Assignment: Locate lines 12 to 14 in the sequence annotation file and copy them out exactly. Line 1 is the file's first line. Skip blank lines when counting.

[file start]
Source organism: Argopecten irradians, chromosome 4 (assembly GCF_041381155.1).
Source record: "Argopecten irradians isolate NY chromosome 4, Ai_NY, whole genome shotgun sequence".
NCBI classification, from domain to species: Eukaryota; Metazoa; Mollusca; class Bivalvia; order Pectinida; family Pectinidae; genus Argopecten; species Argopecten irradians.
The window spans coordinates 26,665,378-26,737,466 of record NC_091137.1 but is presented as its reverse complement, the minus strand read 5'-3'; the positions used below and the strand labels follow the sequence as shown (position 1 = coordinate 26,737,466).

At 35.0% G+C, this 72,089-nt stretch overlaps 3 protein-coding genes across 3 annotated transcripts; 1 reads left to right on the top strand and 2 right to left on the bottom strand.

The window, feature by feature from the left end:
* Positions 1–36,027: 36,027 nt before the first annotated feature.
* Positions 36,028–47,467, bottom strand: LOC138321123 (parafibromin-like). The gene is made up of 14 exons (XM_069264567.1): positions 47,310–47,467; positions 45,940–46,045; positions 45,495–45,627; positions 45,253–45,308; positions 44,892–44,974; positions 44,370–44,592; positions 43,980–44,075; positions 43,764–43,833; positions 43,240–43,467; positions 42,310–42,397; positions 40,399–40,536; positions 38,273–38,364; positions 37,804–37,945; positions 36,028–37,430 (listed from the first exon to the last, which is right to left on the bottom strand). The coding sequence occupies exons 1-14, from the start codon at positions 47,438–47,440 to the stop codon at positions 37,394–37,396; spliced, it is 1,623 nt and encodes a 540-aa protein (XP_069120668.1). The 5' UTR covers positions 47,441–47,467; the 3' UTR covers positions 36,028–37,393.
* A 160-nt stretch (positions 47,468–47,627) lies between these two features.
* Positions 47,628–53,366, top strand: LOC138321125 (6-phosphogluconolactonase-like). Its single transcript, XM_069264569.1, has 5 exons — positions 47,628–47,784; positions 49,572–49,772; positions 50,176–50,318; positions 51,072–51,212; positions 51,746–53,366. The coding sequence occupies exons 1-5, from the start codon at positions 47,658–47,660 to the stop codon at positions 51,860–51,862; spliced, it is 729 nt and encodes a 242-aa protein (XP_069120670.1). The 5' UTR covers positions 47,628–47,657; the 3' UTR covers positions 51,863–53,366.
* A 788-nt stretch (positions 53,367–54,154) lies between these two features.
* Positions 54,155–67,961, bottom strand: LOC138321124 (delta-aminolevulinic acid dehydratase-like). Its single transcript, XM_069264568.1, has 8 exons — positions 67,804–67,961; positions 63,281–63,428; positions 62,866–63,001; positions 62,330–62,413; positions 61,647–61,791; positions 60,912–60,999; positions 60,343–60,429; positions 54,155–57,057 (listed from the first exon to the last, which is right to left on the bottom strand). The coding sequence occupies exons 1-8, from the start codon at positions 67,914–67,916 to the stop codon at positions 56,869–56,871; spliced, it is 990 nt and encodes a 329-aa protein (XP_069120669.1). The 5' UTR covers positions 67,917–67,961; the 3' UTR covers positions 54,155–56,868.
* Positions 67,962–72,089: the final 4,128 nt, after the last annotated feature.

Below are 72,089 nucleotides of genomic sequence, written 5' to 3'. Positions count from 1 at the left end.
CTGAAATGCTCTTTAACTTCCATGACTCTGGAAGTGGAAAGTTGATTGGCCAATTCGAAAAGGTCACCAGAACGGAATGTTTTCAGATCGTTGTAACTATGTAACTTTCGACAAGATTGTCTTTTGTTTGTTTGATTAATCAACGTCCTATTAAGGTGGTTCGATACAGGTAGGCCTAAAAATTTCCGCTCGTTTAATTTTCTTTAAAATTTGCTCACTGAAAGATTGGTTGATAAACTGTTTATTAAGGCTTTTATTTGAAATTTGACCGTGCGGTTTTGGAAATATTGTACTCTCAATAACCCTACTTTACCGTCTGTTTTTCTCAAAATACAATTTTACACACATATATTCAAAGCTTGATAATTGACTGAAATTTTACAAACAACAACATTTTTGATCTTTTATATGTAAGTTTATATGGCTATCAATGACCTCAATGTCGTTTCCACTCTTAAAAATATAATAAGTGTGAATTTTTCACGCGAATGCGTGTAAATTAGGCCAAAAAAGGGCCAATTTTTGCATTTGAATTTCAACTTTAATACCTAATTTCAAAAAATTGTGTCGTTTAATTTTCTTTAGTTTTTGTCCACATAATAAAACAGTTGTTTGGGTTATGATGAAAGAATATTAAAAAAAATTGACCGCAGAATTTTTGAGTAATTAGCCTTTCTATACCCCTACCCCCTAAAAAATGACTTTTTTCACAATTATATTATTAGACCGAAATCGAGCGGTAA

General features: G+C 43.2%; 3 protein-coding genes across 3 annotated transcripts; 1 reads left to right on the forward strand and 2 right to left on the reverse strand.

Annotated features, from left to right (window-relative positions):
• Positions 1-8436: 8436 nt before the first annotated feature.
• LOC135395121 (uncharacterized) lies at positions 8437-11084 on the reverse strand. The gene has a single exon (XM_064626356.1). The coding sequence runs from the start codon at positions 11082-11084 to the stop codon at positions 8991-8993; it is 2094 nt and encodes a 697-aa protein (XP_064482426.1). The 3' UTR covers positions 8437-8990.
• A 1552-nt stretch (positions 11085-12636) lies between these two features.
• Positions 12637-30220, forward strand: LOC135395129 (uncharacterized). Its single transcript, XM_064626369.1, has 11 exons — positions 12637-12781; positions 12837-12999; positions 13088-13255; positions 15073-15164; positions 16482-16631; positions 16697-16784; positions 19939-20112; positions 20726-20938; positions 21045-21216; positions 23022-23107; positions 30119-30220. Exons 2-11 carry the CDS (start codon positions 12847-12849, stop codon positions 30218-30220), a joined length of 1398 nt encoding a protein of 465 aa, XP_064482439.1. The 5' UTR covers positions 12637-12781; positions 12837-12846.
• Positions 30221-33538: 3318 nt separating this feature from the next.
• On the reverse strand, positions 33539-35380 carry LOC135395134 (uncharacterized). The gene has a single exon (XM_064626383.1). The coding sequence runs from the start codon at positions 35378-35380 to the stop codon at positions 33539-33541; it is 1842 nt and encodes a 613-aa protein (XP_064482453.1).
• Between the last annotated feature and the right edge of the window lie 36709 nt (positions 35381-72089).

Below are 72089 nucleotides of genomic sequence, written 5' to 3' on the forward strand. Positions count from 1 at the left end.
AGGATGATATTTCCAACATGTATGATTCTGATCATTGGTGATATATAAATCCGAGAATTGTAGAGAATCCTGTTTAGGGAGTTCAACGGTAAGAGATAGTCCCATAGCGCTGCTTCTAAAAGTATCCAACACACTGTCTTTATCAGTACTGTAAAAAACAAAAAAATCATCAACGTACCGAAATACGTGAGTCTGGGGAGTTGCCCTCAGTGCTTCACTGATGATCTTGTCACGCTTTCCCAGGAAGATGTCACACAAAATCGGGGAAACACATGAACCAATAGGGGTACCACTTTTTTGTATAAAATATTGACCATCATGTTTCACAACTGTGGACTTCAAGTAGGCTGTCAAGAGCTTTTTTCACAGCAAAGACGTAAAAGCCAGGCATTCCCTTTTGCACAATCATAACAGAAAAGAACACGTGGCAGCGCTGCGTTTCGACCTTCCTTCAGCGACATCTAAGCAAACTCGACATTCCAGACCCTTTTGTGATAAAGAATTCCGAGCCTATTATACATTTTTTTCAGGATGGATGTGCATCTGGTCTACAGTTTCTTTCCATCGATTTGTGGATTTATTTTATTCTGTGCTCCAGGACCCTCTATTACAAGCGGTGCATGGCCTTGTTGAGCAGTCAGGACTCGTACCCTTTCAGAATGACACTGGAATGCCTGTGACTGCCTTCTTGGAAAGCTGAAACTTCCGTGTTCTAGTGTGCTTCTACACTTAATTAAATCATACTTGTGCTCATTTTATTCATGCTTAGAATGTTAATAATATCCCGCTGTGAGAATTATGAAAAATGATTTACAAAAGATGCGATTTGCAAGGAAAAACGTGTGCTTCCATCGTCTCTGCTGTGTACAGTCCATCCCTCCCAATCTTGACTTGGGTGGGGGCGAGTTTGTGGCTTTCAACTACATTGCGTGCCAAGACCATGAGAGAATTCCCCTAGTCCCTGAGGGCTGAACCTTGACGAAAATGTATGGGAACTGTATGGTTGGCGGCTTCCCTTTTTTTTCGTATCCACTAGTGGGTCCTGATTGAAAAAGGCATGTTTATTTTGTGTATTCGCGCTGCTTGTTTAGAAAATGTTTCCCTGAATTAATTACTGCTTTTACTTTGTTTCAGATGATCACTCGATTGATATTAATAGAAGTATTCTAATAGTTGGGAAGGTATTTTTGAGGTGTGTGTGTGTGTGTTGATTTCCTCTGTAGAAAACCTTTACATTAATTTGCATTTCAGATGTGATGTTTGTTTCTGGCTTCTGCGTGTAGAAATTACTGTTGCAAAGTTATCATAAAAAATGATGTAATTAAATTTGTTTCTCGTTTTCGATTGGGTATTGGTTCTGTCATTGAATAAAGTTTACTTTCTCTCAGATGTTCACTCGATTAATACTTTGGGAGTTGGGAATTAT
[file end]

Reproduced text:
* Positions 54,155–67,961, bottom strand: LOC138321124 (delta-aminolevulinic acid dehydratase-like). Its single transcript, XM_069264568.1, has 8 exons — positions 67,804–67,961; positions 63,281–63,428; positions 62,866–63,001; positions 62,330–62,413; positions 61,647–61,791; positions 60,912–60,999; positions 60,343–60,429; positions 54,155–57,057 (listed from the first exon to the last, which is right to left on the bottom strand). The coding sequence occupies exons 1-8, from the start codon at positions 67,914–67,916 to the stop codon at positions 56,869–56,871; spliced, it is 990 nt and encodes a 329-aa protein (XP_069120669.1). The 5' UTR covers positions 67,917–67,961; the 3' UTR covers positions 54,155–56,868.
* Positions 67,962–72,089: the final 4,128 nt, after the last annotated feature.

Below are 72,089 nucleotides of genomic sequence, written 5' to 3'. Positions count from 1 at the left end.